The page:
Dr. B.R. Ambedkar on the floor of constituent assembly argued that the CAG’s office is the most important constitutional office as it is a guardian of public purse.
The issues and challenges faced by the CAG in performing its constitutional mandate of assisting the public accounts committee and the parliament of holding the govt. accountable faces the following challenges.
1] Issues related to the appointment procedure of CAG
Under Art 148 -151 the CAG is appointed by the president on the advice of Prime Minister and his Council of Ministers. The CAG’s appointment is in the hands of the executive without any role for legislature in the process. Given that the CAG’s findings may often be critical of govt. policies, govt. may appoint a more pliable individual or an individual with a conflict of interest. e.g. Shashikant Sharma’s appointment as the CAG in 2013 was questioned on the ground of his past tenure in the defense ministry where he supervised defense procurements. This could have easily led to the CAG going soft on the audit of defense procurements under his watch.
The 2nd ARC report has argued about the need to establish a bipartisan multimembered body for appointing CAG with a role for the opposition. e.g. A committee composed of the prime minister and leader of opposition and the law minister must head the selection process.
In RETHINKING PUBLIC INSTITUTIONS IN INDIA book, Amitabh Mukhopadhyaya argues that Public Account Committee (PAC) must also be consulted while appointing the CAG.
2] Scope of CAG audits
Currently the CAG performs compliance audits, financial audits and performance audits. Historically SAI (Supreme Auditing Institutions) across developing world have focused more on ‘low key’ functions of compliance and financial audits, while that of developed countries which are mature democracies have SAI which focus 70% of their time and resources on performance audits. Performance audits look into 3 Es. Efficiency, Effectiveness and Economy of govt. expenditures or issues which could affect revenue generation of the state as well. The current challenge before the CAG is to handle the criticism of its performance audits, specially when findings are critical of govt. policies. e.g. During the UPA-2’s regime, the CAGs report on 2G spectrum allocation and Coal Block allocation were critical of govt. policy having caused a huge revenue loss to the state and unduly benefiting the private players.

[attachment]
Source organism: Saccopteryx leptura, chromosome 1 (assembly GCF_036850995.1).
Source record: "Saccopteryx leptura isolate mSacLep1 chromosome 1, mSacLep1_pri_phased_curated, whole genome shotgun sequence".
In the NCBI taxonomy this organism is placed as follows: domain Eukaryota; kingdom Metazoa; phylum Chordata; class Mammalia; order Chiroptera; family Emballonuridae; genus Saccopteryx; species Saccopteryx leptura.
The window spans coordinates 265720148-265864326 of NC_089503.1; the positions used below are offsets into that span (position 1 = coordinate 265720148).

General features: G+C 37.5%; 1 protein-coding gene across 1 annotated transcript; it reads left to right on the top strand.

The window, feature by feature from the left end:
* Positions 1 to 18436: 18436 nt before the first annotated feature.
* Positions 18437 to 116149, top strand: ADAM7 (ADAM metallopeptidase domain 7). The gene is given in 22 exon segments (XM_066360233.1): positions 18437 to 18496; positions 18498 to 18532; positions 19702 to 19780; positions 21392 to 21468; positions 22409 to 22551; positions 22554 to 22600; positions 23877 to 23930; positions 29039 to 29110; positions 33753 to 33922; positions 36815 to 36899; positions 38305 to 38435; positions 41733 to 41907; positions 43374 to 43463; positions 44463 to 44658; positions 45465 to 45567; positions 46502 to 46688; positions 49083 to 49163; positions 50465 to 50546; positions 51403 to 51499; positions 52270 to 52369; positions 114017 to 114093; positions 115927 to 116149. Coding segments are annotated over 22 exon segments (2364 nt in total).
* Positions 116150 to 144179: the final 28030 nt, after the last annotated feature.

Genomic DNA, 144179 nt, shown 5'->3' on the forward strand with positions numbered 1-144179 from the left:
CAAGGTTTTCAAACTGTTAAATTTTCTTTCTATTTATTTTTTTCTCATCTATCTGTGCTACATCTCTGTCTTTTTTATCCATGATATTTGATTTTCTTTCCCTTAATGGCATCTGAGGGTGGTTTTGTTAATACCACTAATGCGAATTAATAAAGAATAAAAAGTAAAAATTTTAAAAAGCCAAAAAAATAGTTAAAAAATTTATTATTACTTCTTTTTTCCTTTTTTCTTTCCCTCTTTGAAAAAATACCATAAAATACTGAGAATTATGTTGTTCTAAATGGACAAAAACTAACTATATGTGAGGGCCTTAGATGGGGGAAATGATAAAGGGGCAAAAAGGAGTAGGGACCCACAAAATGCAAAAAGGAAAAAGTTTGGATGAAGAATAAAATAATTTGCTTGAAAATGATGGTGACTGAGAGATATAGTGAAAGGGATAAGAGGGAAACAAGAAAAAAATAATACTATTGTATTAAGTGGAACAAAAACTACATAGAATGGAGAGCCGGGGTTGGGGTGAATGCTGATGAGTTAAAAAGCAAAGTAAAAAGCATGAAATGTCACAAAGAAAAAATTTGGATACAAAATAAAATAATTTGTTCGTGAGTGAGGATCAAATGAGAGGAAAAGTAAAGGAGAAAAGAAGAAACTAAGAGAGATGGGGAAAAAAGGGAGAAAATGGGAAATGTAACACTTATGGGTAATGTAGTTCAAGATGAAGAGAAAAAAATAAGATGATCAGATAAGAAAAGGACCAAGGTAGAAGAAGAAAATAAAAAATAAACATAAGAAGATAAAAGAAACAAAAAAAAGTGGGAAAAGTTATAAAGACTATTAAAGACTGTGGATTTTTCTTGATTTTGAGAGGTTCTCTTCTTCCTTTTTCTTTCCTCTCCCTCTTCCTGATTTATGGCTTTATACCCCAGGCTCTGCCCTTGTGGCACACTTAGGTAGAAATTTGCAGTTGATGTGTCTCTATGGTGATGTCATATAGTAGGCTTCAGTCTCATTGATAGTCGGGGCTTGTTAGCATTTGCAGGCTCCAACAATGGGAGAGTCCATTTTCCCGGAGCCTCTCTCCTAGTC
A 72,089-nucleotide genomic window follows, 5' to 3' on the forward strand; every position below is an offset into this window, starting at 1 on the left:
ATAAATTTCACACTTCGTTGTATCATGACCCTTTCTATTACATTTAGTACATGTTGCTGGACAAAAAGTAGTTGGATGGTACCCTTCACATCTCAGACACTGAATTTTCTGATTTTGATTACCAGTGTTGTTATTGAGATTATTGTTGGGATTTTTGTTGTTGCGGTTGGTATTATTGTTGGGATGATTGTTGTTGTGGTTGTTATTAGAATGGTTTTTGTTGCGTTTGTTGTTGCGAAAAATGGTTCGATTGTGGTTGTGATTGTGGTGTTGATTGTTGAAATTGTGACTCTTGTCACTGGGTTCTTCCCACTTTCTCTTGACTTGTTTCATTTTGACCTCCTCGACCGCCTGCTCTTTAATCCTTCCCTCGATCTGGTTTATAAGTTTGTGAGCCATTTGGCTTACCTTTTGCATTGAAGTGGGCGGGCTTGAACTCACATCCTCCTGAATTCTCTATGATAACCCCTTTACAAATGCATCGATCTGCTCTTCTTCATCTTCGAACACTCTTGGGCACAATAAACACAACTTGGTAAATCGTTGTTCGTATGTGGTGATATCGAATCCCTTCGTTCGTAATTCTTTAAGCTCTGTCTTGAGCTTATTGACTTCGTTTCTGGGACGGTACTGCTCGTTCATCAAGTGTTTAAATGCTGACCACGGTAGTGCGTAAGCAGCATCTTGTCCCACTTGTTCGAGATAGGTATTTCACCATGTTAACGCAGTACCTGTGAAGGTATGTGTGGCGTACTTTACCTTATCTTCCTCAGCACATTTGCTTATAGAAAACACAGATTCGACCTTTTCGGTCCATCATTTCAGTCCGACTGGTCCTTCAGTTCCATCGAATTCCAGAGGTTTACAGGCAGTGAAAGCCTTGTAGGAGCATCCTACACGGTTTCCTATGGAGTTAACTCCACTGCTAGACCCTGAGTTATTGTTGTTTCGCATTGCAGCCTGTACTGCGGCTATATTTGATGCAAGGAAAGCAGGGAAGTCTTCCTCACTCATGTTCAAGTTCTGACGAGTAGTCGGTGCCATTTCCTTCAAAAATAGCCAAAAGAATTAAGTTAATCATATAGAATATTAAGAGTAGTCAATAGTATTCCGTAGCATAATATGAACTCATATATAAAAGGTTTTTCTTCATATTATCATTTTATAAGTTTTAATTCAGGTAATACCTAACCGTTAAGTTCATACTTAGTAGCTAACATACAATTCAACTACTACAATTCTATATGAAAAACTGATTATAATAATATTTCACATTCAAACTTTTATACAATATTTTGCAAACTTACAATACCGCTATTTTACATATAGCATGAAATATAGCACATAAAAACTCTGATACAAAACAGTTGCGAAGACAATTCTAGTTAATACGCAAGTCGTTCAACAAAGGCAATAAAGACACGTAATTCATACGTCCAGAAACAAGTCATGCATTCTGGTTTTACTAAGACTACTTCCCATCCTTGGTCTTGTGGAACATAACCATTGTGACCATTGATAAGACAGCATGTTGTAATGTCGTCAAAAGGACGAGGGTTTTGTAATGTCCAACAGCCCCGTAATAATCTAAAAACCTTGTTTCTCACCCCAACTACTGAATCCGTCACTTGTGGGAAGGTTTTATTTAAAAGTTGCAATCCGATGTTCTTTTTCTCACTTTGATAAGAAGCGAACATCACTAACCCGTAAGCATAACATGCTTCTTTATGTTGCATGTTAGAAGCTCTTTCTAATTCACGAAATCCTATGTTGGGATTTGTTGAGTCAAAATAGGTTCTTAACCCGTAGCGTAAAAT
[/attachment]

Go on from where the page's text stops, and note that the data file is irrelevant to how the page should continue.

The other challenge before the CAG is over its potential scope to audit the private companies which provide services under a PPP model on behalf of the state or are in a revenue sharing agreement with the govt. The supreme court in the Association of Unified Telecom Services vs Union of India case, 2014 clarified the CAG’s jurisdiction over private companies in such cases if and when directed by the govt. e.g. The AAP govt. in 2014 requested the CAG to audit the accounts of private DISCOMs responsible for electricity distribution in Delhi on the charge of a potential discrepancy in reporting profits and operational losses. The 2016 draft report of CAG has pointed out a potential under reporting of profits by these private companies of upto 8,000 crores.
3] Quality of Audits
The quality of CAG reports had often been questioned specially when they criticize govt. policy. The CAG submitted itself to a peer to peer assessment conducted by INTOSAI (Int. organization of Supreme Auditing Institutions) in 2012. The INTOSAI assessment for the 2010-11 period analyzed 35 reports of CAG to evaluate their quality. It found 50% of CAG reports could have been more balanced in context and findings in 50% of the reports were not supported by enough evidence.
However despite these shortcomings the CAG reports were found by PAC and COPU ( .. .. Public Undertakings – assesses performance of PSUs) have found these CAG reports to be an invaluable and authoritative reliable source of information to discharge their duties.
INTOSAI recorded these observations of PAC and recommended more regular peer-to-peer assessments (once in 3 years) to monitor whether quality of CAG reports have improved over time or not.
4] The Delay in Tabling of Reports.
The Delay in Tabling of CAG reports and PAC’s findings on govt. policies and their impact has often been intentionally done by ruling govt.s as this could be a major embarrassment for them. However it deprives the legislature and the public of a quality source of evidence to hold the executive accountable.
2nd ARC and the PAC have repeatedly argued about the need for a time bound procedure for tabling CAG reports and PAC findings preferably within a year before the parliament.
Where is way forward?